The amount of practical problem-solving that goes into a single 3D print project is incredible, not to mention the inherent rewards of completing a successful, finished, working product.
Brian Nagel, Technology Facilitator at Haverhill Public Schools
In today's post we are delighted to introduce you to another PrintLab Pioneer - Brian Nagel from Haverhill Public Schools, Massachusetts. Brian runs technology training centers for the school district and last year they added one of the PrintLab Education Bundles to their setup. We caught up with Brian to hear his thoughts on 3D printing in education and how his experience has been so far. Check out the interview below!
Happy to! I’m a Technology Facilitator for Haverhill Public Schools (Massachusetts, USA). I run a couple of onsite technology training and resource centers for the district called the “iSchool”, where we focus on teacher and staff training on any and all district-provided technology. I came from a teaching background and worked for Apple Inc as a trainer before coming to Haverhill about 6 years ago.
I’m actually new to 3D printing as of about a year ago, personally, as part of my job is to test, analyze, and integrate newer technologies with the various departments and staff. We received a couple of SLA (liquid-based) 3D printers as part of a new K-8 building project and added the PrintLab kit a little later on during the subsequent school year.
I think 3D printing is one of the best combinations of the physical and digital worlds, as it blends so many necessary skills together from physics and math to design and prototyping. The amount of practical problem-solving that goes into a single 3D print project is incredible, not to mention the inherent rewards of completing a successful, finished, working product.
We’re still in what I would call the infant testing phase, where we’re going through the curriculum ourselves as a training staff and sharing individual projects with key teachers interested in incorporating some project-based learning into their lessons. We’re effectively generating excitement around the process as it allows for brainstorming with the content teachers on how to best integrate these devices. We’re looking to have a contest for a middle school teacher to “win” one of the 3D printers so they can use regularly in their classroom.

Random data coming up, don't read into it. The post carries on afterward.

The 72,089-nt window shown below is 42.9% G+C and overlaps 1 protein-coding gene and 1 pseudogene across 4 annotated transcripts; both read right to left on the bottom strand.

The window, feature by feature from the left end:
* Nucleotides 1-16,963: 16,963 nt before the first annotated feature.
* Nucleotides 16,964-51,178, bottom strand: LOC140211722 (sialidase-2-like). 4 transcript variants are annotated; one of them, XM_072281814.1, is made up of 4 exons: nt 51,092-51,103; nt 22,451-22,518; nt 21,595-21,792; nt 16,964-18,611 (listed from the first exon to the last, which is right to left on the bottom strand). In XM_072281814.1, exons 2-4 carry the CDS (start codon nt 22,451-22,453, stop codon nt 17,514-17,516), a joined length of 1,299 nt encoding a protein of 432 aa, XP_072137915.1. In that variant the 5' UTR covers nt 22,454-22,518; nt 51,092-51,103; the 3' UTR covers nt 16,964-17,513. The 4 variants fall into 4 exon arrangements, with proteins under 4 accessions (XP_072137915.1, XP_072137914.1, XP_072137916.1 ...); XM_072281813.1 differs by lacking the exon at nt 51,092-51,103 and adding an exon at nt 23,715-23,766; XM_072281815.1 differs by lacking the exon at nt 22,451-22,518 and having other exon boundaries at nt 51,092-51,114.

Since I’ve used other products before, the thing that struck me the most about the PrintLab Education Bundle is how approachable the entire product is - it does not require technical know-how, or many hoops to jump through to get up and running. All you need is a willingness to learn, try, and not be afraid to experiment. Technology should not be scary, and this kit allows one to see the immediate benefits and impact of the 3D printing world.
We’re using the curriculum as a way to learn about the process of the design > production process, utilizing the lessons to learn about the tinkercad.com website and its workflows. I like the set up of the curriculum, as it includes everything a teacher needs from digital handouts and presentations to instructional videos and relevant connections to common learning standards.
I think the biggest challenge is perhaps the perspective change to project-based instruction. While project-based (or blended learning) is a fairly common concept in education these days, it’s not always put into every day practice, so for someone new to the process of learning through creating, it can seem a bit haphazard at first.
It’s not scary! Not to use a canned phrase, but the possibilities are truly endless. We’ve seen increased collaborative opportunities, with our high school students can print communication pieces for our elementary SPED population; there’s been the real-world connection for middle schoolers, who now practically understand the “Z” button on their gaming consoles translates to digital design through building a tower; even money-saving behaviour tools from a 3D-printed working whistle!
A big thank you to Brian for taking the time to share his story with us! We'll be updating you with more exciting projects from iSchool throughout the year.
If you're looking to learn more about how to integrate 3D printing in the classroom, head over to PrintLab Classroom to download a free 60-page guide and to try a free lesson. Or if you're looking for affordable 3D printing bundles for schools, you can request our bundle brochures by emailing firstname.lastname@example.org
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